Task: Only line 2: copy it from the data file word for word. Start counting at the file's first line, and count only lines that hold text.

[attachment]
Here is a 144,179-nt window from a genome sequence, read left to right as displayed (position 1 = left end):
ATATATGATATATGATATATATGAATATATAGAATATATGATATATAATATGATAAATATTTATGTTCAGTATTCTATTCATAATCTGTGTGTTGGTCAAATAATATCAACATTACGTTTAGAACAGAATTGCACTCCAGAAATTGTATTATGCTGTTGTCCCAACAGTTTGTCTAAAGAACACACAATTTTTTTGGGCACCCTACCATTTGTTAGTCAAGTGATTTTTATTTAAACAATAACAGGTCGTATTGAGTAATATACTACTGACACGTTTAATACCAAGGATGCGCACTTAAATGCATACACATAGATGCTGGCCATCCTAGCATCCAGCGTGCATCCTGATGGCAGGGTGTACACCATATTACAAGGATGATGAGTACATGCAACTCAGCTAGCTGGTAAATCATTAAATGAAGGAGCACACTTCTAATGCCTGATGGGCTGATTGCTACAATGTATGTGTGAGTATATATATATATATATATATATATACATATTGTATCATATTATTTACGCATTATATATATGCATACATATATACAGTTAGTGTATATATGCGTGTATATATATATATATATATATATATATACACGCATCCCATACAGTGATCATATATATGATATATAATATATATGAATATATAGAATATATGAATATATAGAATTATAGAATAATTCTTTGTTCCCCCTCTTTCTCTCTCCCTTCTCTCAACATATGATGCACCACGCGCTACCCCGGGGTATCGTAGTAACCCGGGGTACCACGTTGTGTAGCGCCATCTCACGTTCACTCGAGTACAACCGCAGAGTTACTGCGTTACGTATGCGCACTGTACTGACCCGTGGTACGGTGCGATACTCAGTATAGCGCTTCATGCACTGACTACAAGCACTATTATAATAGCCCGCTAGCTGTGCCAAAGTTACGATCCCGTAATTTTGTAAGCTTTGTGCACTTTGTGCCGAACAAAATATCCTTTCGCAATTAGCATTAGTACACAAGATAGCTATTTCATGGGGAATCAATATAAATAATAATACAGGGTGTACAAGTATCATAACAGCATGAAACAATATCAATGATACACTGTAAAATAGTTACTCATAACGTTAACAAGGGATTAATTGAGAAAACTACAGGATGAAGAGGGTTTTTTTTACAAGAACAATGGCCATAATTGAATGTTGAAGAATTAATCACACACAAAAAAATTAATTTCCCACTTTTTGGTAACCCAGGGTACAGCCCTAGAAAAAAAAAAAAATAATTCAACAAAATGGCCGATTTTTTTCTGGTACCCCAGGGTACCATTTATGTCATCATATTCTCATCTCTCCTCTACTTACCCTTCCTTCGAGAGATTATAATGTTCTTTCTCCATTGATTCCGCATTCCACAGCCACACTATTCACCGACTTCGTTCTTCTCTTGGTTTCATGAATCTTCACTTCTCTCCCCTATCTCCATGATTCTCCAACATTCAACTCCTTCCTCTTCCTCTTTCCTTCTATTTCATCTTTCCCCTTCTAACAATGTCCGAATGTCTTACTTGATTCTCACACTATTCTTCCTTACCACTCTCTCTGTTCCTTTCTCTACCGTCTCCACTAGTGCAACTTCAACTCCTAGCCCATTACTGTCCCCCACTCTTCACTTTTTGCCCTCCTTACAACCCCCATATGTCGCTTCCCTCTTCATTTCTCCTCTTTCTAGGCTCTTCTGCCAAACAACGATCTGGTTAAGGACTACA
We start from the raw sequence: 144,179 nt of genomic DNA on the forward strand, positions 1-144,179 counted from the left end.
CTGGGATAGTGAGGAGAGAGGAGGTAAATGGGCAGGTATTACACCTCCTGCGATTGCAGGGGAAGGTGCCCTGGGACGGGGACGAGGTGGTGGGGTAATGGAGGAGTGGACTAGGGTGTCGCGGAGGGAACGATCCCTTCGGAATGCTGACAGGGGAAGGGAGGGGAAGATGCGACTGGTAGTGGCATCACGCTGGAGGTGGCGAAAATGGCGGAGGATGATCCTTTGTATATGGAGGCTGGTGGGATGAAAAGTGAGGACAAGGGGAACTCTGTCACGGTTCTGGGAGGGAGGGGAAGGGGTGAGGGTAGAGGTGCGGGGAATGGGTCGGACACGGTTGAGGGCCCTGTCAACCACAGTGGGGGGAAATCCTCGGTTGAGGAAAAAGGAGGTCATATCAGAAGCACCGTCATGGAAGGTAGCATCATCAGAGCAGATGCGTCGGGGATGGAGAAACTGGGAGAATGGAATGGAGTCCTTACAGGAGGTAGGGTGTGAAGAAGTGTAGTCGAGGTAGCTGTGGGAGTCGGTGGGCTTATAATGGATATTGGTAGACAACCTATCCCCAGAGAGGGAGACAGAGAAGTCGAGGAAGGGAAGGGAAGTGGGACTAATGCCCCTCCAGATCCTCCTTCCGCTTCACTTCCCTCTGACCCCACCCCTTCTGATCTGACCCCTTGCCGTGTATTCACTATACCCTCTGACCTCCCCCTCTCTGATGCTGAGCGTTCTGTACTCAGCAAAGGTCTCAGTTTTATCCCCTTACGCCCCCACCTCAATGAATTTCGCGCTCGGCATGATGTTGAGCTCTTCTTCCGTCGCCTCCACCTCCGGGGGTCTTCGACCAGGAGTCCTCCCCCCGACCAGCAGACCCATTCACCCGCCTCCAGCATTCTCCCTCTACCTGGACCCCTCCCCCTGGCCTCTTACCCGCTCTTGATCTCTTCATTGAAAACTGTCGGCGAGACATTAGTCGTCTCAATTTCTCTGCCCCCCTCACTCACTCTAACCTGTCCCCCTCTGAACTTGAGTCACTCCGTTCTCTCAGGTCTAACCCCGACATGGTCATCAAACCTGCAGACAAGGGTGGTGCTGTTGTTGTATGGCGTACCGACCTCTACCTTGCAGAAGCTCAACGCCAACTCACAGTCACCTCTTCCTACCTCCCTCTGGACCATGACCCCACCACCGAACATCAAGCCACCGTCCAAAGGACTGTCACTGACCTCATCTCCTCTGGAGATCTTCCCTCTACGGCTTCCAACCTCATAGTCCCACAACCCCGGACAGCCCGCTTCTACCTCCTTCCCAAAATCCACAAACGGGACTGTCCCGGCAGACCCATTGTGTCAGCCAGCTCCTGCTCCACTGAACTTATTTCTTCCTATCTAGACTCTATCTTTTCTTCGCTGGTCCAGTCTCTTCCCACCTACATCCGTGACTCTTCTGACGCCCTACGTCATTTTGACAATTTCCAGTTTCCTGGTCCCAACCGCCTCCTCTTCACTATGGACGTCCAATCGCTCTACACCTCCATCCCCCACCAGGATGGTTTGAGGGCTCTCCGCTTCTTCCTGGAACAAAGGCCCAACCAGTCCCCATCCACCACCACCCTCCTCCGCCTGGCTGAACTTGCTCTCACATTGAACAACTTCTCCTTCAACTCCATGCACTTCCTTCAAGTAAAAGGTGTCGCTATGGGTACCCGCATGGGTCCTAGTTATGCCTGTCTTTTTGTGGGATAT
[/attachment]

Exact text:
ATATATGATATATGATATATATGAATATATAGAATATATGATATATAATATGATAAATATTTATGTTCAGTATTCTATTCATAATCTGTGTGTTGGTCAAATAATATCAACATTACGTTTAGAACAGAATTGCACTCCAGAAATTGTATTATGCTGTTGTCCCAACAGTTTGTCTAAAGAACACACAATTTTTTTGGGCACCCTACCATTTGTTAGTCAAGTGATTTTTATTTAAACAATAACAGGTCGTATTGAGTAATATACTACTGACACGTTTAATACCAAGGATGCGCACTTAAATGCATACACATAGATGCTGGCCATCCTAGCATCCAGCGTGCATCCTGATGGCAGGGTGTACACCATATTACAAGGATGATGAGTACATGCAACTCAGCTAGCTGGTAAATCATTAAATGAAGGAGCACACTTCTAATGCCTGATGGGCTGATTGCTACAATGTATGTGTGAGTATATATATATATATATATATATATACATATTGTATCATATTATTTACGCATTATATATATGCATACATATATACAGTTAGTGTATATATGCGTGTATATATATATATATATATATATATATACACGCATCCCATACAGTGATCATATATATGATATATAATATATATGAATATATAGAATATATGAATATATAGAATTATAGAATAATTCTTTGTTCCCCCTCTTTCTCTCTCCCTTCTCTCAACATATGATGCACCACGCGCTACCCCGGGGTATCGTAGTAACCCGGGGTACCACGTTGTGTAGCGCCATCTCACGTTCACTCGAGTACAACCGCAGAGTTACTGCGTTACGTATGCGCACTGTACTGACCCGTGGTACGGTGCGATACTCAGTATAGCGCTTCATGCACTGACTACAAGCACTATTATAATAGCCCGCTAGCTGTGCCAAAGTTACGATCCCGTAATTTTGTAAGCTTTGTGCACTTTGTGCCGAACAAAATATCCTTTCGCAATTAGCATTAGTACACAAGATAGCTATTTCATGGGGAATCAATATAAATAATAATACAGGGTGTACAAGTATCATAACAGCATGAAACAATATCAATGATACACTGTAAAATAGTTACTCATAACGTTAACAAGGGATTAATTGAGAAAACTACAGGATGAAGAGGGTTTTTTTTACAAGAACAATGGCCATAATTGAATGTTGAAGAATTAATCACACACAAAAAAATTAATTTCCCACTTTTTGGTAACCCAGGGTACAGCCCTAGAAAAAAAAAAAAATAATTCAACAAAATGGCCGATTTTTTTCTGGTACCCCAGGGTACCATTTATGTCATCATATTCTCATCTCTCCTCTACTTACCCTTCCTTCGAGAGATTATAATGTTCTTTCTCCATTGATTCCGCATTCCACAGCCACACTATTCACCGACTTCGTTCTTCTCTTGGTTTCATGAATCTTCACTTCTCTCCCCTATCTCCATGATTCTCCAACATTCAACTCCTTCCTCTTCCTCTTTCCTTCTATTTCATCTTTCCCCTTCTAACAATGTCCGAATGTCTTACTTGATTCTCACACTATTCTTCCTTACCACTCTCTCTGTTCCTTTCTCTACCGTCTCCACTAGTGCAACTTCAACTCCTAGCCCATTACTGTCCCCCACTCTTCACTTTTTGCCCTCCTTACAACCCCCATATGTCGCTTCCCTCTTCATTTCTCCTCTTTCTAGGCTCTTCTGCCAAACAACGATCTGGTTAAGGACTACA